Relative John A. Starnes of Albemarle said the extended family had at least 30 fishermen in the tournament. He competed here for the 15th year in a row, and he said his wife, Nita, has never missed a tournament.

Their son Jake won the child prize for biggest fish Friday with a 3.11-pounder.

“It was a tough two days of fishing,” John said. “The fish wouldn’t cooperate, and the bait wanted to die.”

But he was nearby in his boat Saturday when he watched Larry hook the biggest fish of the tournament.

“Larry thought he was hung,” John said. “It was the last hour of (fishing) the tournament.”

Jake, now 10, started fishing when he was 1 year old and caught a 6.15-pound flounder when he was 4, said his grandfather John W. Starnes.

They were fishing on the boat “Beats Workin’.”

Other winning boats included Dennis Watson’s “Finfever,” “Shane Britt’s “Britts Bucktails,” Glen Byrd’s “Bubblehead” and Cox’s “Sanddollar.”

Asked how he planned to spend his winnings, Lefler grinned and said, “My wife (Jennifer) is probably gonna spend it.”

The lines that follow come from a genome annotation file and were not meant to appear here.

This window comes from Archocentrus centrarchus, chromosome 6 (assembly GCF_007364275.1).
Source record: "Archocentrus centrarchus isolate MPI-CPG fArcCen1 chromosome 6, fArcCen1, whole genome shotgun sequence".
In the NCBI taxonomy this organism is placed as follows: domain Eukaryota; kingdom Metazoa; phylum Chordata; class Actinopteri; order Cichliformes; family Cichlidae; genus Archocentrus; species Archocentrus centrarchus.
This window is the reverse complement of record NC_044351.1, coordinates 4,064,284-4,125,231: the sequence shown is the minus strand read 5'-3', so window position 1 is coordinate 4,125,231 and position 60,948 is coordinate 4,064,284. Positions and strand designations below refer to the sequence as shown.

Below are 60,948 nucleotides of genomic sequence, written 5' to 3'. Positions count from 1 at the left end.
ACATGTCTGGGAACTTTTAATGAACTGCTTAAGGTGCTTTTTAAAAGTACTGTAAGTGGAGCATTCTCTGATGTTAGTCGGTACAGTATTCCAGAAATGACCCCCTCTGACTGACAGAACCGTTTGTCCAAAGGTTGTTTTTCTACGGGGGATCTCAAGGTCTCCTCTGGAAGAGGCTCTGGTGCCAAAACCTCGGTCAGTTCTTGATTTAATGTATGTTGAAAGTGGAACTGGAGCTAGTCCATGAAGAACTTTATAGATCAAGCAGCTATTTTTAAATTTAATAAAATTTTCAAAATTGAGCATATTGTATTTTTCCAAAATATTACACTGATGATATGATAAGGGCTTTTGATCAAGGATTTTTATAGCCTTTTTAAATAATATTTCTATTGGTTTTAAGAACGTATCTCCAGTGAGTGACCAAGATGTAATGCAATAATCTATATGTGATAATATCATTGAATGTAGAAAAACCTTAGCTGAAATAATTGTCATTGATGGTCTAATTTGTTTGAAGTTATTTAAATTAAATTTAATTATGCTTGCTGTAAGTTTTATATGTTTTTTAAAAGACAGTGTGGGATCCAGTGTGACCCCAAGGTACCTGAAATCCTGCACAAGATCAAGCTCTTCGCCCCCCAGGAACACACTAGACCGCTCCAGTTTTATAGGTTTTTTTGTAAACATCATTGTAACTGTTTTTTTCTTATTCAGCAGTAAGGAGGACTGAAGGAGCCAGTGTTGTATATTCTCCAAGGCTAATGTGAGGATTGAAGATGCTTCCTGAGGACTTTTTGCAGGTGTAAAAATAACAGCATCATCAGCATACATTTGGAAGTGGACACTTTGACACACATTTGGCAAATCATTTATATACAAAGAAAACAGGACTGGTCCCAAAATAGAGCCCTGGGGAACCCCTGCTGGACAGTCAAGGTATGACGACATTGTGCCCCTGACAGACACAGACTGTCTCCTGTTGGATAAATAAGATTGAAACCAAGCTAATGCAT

Sarah Sue Ingram, a member of the N.C. Sports Hall of Fame board of directors, is a sports correspondent for the Beacon. 

 

List of prize winners in 2014 Sudan Daredevils Flounder Tournament

First place largest fish: 10.29 pounds. Larry Lefler (Concord).

Second-largest fish: 8.5 pounds. Dennis Watson (Leland).

Third prize 5-fish total weight: 20.74 pounds. Shane Britt (Supply).

Fourth prize third-largest fish: 8.28 pounds. Cody Pyatte (Supply).

Fifth prize fourth-largest fish: 7.58 pounds. Glenn Byrd (Supply).

Sixth prize fifth-largest fish: 5.57 pounds. Derek Cox (Leland).

 Special categories

Top lady angler: 5.32 pounds. Jackie Durham.

Special weight: 1.77 pounds. Carly Pyatte (Supply).

Special weight: 1.85 pounds. Hamilton Ward (Supply).

Special weight: 2.75 pounds. Derek Cox. (Leland).

Top senior angler: 5.32 pounds Tim Lawson (Lumberton).

Child prize Saturday: 5.13 pounds. Travis Lefler. (Concord).

Child prize Friday: 3.11 pounds. Jake Starnes (Albemarle).

 

Sarah Sue Ingram, a member of the N.C. Sports Hall of Fame board of directors, is a sports correspondent for the Beacon.